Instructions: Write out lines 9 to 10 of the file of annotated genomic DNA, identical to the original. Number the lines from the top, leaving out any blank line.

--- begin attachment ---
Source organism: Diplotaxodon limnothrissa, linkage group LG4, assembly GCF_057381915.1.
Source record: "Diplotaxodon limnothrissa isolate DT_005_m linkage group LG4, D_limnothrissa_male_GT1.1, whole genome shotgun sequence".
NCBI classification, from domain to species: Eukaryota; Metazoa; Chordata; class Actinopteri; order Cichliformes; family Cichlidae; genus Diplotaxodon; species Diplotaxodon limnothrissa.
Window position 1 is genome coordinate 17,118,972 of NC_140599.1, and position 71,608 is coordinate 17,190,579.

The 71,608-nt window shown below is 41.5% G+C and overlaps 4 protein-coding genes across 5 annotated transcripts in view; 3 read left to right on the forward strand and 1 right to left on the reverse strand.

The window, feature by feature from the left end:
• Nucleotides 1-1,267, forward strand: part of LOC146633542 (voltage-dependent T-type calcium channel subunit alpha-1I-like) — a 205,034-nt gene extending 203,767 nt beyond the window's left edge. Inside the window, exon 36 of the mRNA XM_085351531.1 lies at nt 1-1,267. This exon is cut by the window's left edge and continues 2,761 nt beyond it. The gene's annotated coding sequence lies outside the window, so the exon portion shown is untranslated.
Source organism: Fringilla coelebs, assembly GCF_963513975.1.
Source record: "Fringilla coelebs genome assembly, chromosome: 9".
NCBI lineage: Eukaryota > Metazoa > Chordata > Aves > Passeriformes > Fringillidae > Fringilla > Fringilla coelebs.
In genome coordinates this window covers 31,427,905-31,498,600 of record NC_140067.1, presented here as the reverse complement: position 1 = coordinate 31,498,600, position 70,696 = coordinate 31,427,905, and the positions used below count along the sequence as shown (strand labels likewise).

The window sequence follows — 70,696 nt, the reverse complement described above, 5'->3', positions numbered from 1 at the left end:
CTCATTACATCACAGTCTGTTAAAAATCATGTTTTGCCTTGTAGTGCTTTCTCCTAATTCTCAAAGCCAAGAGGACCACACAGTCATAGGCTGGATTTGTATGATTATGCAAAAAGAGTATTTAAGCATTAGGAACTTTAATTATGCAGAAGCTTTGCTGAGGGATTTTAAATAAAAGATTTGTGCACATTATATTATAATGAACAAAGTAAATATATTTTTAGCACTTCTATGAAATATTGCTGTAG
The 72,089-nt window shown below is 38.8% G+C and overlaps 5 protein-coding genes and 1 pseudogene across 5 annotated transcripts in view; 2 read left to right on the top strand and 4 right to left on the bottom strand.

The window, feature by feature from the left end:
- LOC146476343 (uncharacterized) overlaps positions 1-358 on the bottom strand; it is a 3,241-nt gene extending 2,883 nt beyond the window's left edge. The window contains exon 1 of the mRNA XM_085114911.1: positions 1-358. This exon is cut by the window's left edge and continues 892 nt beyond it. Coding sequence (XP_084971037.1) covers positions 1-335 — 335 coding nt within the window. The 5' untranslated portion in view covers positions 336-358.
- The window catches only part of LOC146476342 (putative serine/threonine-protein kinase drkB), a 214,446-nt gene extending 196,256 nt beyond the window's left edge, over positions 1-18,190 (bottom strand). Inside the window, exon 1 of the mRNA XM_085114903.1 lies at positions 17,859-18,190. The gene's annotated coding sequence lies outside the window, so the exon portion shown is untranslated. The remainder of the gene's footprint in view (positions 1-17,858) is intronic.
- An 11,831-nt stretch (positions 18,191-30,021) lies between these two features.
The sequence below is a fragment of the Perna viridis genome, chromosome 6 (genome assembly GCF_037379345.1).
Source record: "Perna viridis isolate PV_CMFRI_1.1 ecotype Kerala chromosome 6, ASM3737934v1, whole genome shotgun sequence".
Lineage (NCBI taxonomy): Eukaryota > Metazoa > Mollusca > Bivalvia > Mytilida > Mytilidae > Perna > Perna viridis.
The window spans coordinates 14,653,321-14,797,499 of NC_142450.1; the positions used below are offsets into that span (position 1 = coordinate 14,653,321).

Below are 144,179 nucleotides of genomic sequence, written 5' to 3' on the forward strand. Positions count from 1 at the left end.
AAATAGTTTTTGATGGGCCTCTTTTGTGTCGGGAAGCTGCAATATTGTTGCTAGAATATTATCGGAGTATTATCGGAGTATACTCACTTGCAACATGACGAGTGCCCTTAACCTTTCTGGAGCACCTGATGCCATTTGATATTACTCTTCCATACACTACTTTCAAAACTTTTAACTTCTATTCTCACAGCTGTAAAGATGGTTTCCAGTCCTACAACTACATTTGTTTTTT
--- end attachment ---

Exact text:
Source record: "Fringilla coelebs genome assembly, chromosome: 9".
NCBI lineage: Eukaryota > Metazoa > Chordata > Aves > Passeriformes > Fringillidae > Fringilla > Fringilla coelebs.